The Nectarine No. 9
I Love Total Destruction
roduct”. Say it out loud. Go on…“PRO-DUCT”. Nasty wee bugger, isn’t it? Did you notice the sneer that appeared on your face as the syllables were spat out? The way your canines appeared, like you were about to suck the blood out of something vital? It’s an ugly enough word when used in isolation, but it takes on nigh sinister connotations when it’s parked (illegally) in a sentence that includes that old chestnut “art”. It’s like listening to someone talking about abattoirs while you’re tucking into a rare steak; you just don’t want to link the end result with the tortured path it took to get to you.
So, bearing that in mind, it’s always a pleasure to find a band who are seemingly inoculated against the problems of product, yet produce album after album of buried treasures, and The Nectarine No.9 are just such a band, led by lifetime awkward squad member and twisted pop genius Davy Henderson. Davy’s first band The Fire Engines turned up in Edinburgh at the beginning of the 80s just as the jingly-jangly sounds of the Postcard Label made the parochial music hacks in London begin to take notice of Scottish music. Sadly, as The Fire Engines sounded less like Aztec Camera and Orange Juice and more like a bunch of machine workers who’d come back from their lunch break to find that someone had nicked all their power tools and replaced them with instruments yet had gone back to the assembly line nonetheless and tried to make cars with them…well, it’s not giving anything away to say that they lasted for one album before splitting up. Henderson next surfaced in Win, who came to prominence in the UK after soundtracking a bizarre Escher-like TV commercial (look, it *was* the 80s) for McEwan’s lager with the melodic, keyboard-driven “You've Got The Power”. Win (I can only assume the name was ironic) were in retrospect Henderson’s attempt to have his cake and eat it; although the music was far more accessible, (funky, even) the lyrics had became pointedly political, exemplified by their single “Un-American Broadcasting”. Two albums later, they’d gone the way of the Dodo.
And thus began the great Nectarine saga; Davy’s third band, a bunch of reprobates (including Pop Group/Rip Rig and Panic alumni Gareth Seger on guitar) who are capable of delivering just the kind of punky-funky party that the Henderson CV has always hinted at. While the band can be as abrasive as The Fire Engines at their best, they’ve slowly morphed into an avant-rock group who are now just as likely to drop addictive hooks and hip-shaking beats as they are to sound like Black and Decker’s new product line. Think of an alternative reality where the Velvet Underground and Beefheart acted as Prince’s main influences…and you’re kinda, sorta on the right track. The group is a welcome change from the gaucheness that seemed front-loaded into jock-pop from the 80s onwards; you won’t catch this bunch deploying archly rhyming six-form poetry while smiling shyly from their album covers. Instead, you get songs dripping with examples of Henderson’s bizarre black belt in non-sequiturs, backed by, to quote the man himself, a “heavy gothic (gusset?) funky groove” that makes Moe Tucker’s drumming sound positively polyrhythmic by comparison. It all makes about as much sense as the plot of an Oliver Stone film, but it’s twice as much fun, too. There’s pop, of sorts (“I Love Total Destruction”, with its sweet organ-driven chorus); messy, skuzzy rock (“The End of Definition”); art-jazz instrumentals (“Leonardsfoamkremolacone”)…all human life is here. And while this isn’t as strong as their retrospective It's Just The Way Things Are Joe, It's Just The Way Things Are, the title track alone ensures that you will return to this gem again and again, just to hear Davey droll lines like “Heavy pharmaceutical / Plant plantation!” with untouchable, immeasurable cool.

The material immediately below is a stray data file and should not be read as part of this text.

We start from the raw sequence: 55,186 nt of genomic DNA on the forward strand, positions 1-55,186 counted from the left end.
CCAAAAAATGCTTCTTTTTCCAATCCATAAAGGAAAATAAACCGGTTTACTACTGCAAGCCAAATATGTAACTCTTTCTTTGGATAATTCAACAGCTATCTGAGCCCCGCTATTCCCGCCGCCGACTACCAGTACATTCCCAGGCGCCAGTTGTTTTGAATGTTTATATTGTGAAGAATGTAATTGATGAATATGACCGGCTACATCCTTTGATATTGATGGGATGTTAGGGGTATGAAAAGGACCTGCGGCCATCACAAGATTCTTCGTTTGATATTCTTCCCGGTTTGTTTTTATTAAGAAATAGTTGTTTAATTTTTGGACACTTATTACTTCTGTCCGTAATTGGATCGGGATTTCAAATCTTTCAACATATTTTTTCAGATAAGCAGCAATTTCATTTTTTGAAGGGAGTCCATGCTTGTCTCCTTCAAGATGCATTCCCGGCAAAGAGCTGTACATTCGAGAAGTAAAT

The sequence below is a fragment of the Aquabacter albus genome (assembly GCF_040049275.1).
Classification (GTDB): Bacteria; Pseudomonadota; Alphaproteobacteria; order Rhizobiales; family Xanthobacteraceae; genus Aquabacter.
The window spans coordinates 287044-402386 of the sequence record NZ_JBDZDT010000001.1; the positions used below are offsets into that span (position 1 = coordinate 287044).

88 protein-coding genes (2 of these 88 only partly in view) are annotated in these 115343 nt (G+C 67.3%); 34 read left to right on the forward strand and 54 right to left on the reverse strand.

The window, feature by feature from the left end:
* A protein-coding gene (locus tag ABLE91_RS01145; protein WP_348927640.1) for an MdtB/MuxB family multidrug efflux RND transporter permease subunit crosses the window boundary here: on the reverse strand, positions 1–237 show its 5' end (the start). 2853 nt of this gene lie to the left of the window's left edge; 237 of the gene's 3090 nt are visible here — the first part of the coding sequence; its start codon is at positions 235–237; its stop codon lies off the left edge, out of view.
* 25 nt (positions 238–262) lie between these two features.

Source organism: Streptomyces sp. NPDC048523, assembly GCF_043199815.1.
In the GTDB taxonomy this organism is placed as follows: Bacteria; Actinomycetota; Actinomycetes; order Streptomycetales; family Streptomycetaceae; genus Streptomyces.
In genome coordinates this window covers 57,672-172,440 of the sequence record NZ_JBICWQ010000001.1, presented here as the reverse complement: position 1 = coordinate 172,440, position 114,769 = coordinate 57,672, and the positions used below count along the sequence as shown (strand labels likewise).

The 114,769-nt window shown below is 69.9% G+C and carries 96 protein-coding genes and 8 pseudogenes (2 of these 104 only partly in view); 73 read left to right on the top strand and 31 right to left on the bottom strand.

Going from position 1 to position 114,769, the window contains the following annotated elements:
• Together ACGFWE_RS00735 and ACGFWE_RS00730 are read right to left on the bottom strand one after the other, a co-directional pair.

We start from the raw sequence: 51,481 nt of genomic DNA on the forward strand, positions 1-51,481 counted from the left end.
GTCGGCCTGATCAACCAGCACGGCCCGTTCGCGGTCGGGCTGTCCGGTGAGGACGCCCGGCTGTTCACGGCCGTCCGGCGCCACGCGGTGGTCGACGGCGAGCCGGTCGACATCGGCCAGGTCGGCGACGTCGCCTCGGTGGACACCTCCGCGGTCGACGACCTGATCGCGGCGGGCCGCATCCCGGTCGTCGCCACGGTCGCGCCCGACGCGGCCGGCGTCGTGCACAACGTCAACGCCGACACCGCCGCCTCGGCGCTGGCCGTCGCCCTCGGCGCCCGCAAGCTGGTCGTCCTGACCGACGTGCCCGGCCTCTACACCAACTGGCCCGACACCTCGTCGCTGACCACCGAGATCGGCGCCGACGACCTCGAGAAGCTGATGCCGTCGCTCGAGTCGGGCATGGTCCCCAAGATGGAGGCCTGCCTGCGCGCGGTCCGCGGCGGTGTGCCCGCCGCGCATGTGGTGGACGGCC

Reviewed by: Dave McGonigle
Reviewed on: 2004-04-02